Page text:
[1] Upon the hearing of the order to show cause defenses to Travers' action and his application for an injunction were presented by means of answers and affidavits. It was denied that any joint venture was ever undertaken by Travers and Sime. The affidavits of defendants furnished evidence as to the relationship of the parties and the conduct of Sime which the defendants contended in the trial court, and contend here, is sufficient to disprove and dissipate the claims of Travers to any interest in the judgment or the money on deposit. It is insisted on this appeal that the court should have decided on the evidence before it that Travers' claims are groundless and that the defendants alone are entitled to receive the money in question. This contention cannot prevail. Travers' complaint states a cause of action, and although his allegations were denied, it will require a trial of the action to determine the factual issues raised by the pleadings. Upon the record before us it does not appear as a matter of law that the action is without merit and we cannot, of course, undertake to weigh the conflicting evidence that was before the trial court. We may add, however, that both plaintiff and defendants are in error in their attempts to find something in our opinion in Sime v. Malouf which would have a bearing upon the merits of the present action. There is nothing in that opinion which remotely suggests that Travers has or has not a meritorious claim to an interest in the recovery.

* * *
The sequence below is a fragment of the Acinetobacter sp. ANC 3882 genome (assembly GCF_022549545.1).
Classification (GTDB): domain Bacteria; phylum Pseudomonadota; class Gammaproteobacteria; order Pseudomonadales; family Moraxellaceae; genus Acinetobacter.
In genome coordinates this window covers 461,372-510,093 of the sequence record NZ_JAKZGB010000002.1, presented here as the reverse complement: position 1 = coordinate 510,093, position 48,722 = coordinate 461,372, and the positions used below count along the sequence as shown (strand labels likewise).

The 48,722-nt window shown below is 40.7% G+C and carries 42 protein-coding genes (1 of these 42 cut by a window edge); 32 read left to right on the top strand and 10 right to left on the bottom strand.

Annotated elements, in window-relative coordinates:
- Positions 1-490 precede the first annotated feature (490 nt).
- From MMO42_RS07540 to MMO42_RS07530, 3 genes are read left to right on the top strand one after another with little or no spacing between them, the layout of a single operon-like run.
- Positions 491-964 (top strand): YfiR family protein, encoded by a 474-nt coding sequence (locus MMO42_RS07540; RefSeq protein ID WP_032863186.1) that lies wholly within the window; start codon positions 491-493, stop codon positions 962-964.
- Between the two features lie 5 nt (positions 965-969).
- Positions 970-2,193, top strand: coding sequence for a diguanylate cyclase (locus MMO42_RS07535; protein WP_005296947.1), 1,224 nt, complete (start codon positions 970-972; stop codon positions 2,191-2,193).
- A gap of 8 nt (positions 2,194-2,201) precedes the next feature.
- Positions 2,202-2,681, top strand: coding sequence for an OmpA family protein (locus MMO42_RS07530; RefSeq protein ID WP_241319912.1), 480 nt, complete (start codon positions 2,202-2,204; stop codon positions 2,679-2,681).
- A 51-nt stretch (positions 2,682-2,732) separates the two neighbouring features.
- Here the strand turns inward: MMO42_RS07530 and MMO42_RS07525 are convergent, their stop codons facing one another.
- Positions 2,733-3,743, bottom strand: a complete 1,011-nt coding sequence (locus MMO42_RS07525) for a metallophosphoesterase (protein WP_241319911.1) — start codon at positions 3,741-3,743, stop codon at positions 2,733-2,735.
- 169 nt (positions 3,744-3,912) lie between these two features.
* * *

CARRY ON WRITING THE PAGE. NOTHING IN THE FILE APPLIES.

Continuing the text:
[2] Upon the uncontroverted evidence produced at the hearing, no ground existed for an injunction against defendants [99 Cal. App. 2d 602] Pyle and Acret. Defendants' affidavits stated that Pyle and Acret conducted the former litigation pursuant to an agreement that they would be paid 50 per cent of the net recovery. It appeared without question that each of them had been paid the sum of $21,365.24 and these sums with the sum of $1,584.67 paid to Sime in partial reimbursement of expenses amount to the one-half of the judgment that has heretofore been paid. Although these facts were known to plaintiff before he filed his amended complaint no cause of action was stated therein against defendants Pyle and Acret for the recovery of a judgment against them for any part of the sums they have received. Nor was any attack made upon the validity of the contingent fee agreement or its effectiveness to bind Travers as a joint adventurer, if he was such.